Real learning is a part of the work, not apart from it.

Wednesday, November 27, 2013

Formal and Informal Learning: Time to Revisit the Terms?

I've struggled with the terms informal and formal learning for some time and frankly so has any non-learning professional I've spoken to. Likely you are familiar with informal learning, but if not this short video by Jay Cross is excellent and succinct. Honestly I use the terms but find they always need further discussion, clarification, and examples - its hard to move forward when leaders just don't get it.  Jay Cross says, "The important thing is that informal learning is too important to overlook." But it is overlooked and continues to be and maybe its because of the term itself.

The problem really lies in tying either of these terms, formal and informal, to the word "learning". Learning is an internal and individually unique process like digestion or gestation, both of which are processes where the result is a product; energy or offspring. Similarly the output of learning is the birthing of a new or better idea or practice to enact. Actually putting these into action is proof of that learning.

So with terms like formal and informal what we're really talking about are the catalysts to spark learning and not the learning process itself.  To be fair though, I don't know how we can really separate the external catalyst from the internal process (formal/informal/social + learning) and have people understand. The word learning or another term must be included. Given it's needed inclusion, we might want to focus more on the first term to conjure a different, less nebulous image; one that more can relate to. Therefore consider the idea of learning being induced, augmented, or occurring naturally.

Induce learning equates to formal learning. Induced learning is where one artificially attempts to stimulate the learning process. It's the act of applying external force on what likely could have been a slower more natural process.  In other words it's when people experience training and it works when appropriate.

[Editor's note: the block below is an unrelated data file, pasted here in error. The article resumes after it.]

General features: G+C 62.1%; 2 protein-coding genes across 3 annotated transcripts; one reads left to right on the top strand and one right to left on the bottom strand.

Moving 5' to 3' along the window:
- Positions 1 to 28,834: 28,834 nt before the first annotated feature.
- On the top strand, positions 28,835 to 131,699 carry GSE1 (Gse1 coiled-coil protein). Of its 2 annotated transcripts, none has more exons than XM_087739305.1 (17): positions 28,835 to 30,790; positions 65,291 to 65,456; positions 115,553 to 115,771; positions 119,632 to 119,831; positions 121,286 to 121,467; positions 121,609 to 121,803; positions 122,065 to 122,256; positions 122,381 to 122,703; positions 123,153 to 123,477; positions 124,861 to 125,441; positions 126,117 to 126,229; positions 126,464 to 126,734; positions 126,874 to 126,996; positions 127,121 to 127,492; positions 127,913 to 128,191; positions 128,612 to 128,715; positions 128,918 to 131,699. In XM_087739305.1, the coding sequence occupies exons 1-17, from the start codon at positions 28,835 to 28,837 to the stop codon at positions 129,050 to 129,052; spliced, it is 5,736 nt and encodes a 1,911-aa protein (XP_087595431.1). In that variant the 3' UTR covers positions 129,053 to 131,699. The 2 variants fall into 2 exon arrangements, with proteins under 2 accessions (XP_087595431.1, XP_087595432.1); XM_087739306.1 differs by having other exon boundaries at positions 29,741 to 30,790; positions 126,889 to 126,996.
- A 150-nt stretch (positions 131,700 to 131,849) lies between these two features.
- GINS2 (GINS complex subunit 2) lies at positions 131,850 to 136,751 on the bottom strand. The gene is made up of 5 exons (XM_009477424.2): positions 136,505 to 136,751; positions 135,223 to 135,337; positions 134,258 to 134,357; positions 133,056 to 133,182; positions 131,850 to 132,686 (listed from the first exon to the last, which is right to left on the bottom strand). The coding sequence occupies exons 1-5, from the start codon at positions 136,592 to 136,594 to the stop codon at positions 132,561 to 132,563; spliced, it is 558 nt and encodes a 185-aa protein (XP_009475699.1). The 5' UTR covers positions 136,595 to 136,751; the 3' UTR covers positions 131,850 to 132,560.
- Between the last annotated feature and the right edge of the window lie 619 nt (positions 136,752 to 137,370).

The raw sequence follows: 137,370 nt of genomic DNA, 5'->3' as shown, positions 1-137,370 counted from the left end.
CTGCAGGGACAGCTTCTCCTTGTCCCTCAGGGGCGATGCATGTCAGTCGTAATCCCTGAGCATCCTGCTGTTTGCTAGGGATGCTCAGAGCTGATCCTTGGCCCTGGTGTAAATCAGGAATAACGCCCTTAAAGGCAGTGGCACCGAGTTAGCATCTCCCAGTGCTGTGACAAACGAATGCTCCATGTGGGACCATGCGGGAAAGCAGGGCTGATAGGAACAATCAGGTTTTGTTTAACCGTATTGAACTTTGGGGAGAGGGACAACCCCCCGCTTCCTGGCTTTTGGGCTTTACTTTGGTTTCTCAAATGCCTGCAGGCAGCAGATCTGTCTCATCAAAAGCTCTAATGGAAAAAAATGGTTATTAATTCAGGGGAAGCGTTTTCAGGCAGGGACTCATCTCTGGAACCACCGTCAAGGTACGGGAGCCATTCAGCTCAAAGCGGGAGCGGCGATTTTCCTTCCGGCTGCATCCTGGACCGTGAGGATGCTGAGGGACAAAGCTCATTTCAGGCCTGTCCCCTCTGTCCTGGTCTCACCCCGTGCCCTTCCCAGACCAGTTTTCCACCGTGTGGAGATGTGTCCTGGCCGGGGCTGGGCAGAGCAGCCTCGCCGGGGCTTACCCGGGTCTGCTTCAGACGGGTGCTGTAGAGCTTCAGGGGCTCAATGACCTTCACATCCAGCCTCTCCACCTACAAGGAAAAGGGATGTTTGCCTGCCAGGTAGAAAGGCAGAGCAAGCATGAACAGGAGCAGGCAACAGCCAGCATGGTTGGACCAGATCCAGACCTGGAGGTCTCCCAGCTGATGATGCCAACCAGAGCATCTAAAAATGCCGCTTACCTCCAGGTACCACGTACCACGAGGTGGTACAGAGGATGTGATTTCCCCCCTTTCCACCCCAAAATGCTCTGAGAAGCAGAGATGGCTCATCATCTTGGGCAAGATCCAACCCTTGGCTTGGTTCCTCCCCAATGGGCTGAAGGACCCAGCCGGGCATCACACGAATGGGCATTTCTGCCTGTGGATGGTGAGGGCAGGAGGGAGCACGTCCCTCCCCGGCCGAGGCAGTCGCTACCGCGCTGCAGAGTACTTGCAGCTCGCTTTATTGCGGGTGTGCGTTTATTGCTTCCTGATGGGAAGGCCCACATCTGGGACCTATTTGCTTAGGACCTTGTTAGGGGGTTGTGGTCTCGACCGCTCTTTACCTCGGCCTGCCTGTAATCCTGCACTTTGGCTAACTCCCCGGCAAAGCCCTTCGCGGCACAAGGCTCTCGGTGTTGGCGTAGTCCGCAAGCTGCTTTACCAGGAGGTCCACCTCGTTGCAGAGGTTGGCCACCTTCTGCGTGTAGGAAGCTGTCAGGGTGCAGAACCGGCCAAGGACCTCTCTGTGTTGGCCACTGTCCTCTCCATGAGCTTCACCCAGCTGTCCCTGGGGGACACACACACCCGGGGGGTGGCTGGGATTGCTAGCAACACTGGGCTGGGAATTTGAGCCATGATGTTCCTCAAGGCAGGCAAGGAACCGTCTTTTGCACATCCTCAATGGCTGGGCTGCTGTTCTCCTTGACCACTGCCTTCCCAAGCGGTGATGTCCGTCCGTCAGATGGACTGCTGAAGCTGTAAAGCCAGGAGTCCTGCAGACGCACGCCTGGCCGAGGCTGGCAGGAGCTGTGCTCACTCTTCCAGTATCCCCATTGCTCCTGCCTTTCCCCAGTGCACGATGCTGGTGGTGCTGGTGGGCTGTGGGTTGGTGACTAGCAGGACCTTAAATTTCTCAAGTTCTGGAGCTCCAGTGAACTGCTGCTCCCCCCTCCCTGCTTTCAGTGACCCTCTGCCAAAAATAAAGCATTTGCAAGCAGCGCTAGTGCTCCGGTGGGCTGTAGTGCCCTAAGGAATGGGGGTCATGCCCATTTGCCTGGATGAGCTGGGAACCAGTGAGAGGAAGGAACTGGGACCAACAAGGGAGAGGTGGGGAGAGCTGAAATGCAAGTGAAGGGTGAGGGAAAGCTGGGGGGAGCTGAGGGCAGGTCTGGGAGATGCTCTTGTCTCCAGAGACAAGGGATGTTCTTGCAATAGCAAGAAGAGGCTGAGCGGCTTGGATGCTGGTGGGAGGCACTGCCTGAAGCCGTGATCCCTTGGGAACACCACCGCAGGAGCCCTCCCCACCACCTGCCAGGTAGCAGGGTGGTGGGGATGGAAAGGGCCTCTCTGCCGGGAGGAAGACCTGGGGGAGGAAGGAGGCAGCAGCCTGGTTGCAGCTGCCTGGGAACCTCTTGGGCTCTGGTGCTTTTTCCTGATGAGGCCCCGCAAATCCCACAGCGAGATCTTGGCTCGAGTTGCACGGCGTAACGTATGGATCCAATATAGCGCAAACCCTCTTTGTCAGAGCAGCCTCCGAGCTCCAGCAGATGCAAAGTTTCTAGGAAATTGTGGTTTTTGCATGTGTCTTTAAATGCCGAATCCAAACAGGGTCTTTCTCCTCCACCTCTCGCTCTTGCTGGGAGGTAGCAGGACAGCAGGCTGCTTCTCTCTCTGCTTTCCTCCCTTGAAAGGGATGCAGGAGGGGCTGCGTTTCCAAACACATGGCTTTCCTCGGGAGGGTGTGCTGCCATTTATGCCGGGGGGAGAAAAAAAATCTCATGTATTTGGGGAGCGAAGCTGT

Augment learning is where we are enhancing or influencing but not forcing the process like induction. It's less conspicuous, less controlled than induced learning but not free of influence by others besides the learner themselves. Augmenting learning is adding performance support or making changes to the environment to increase learning opportunities. It's when instruction is embedded in a new software tool or coaching models are employed.  It doesn't mean learning will happen, just that the influence is greater.

Natural learning is experiential and it can be social. Natural learning equates to informal learning. Natural learning happens at it's own pace and is individually controlled. Driven by interactions, observations, and experiences, Natural learning in organizations is like empowering a mentoring culture but not mandating it as a program. It's also in the supporting of an enterprise social platform to help people better connect and share their new "learnings".

So how might these sound to a non-learning professional?

"... In this situation learning could be induced by developing a ..."

" ...given the problem you described we may want to augment learning opportunities by ..."

"Supporting their natural learning will enable... "

Any better? Can it stand alone? Use with Informal and Formal Learning? I'm just shaking the tree here...
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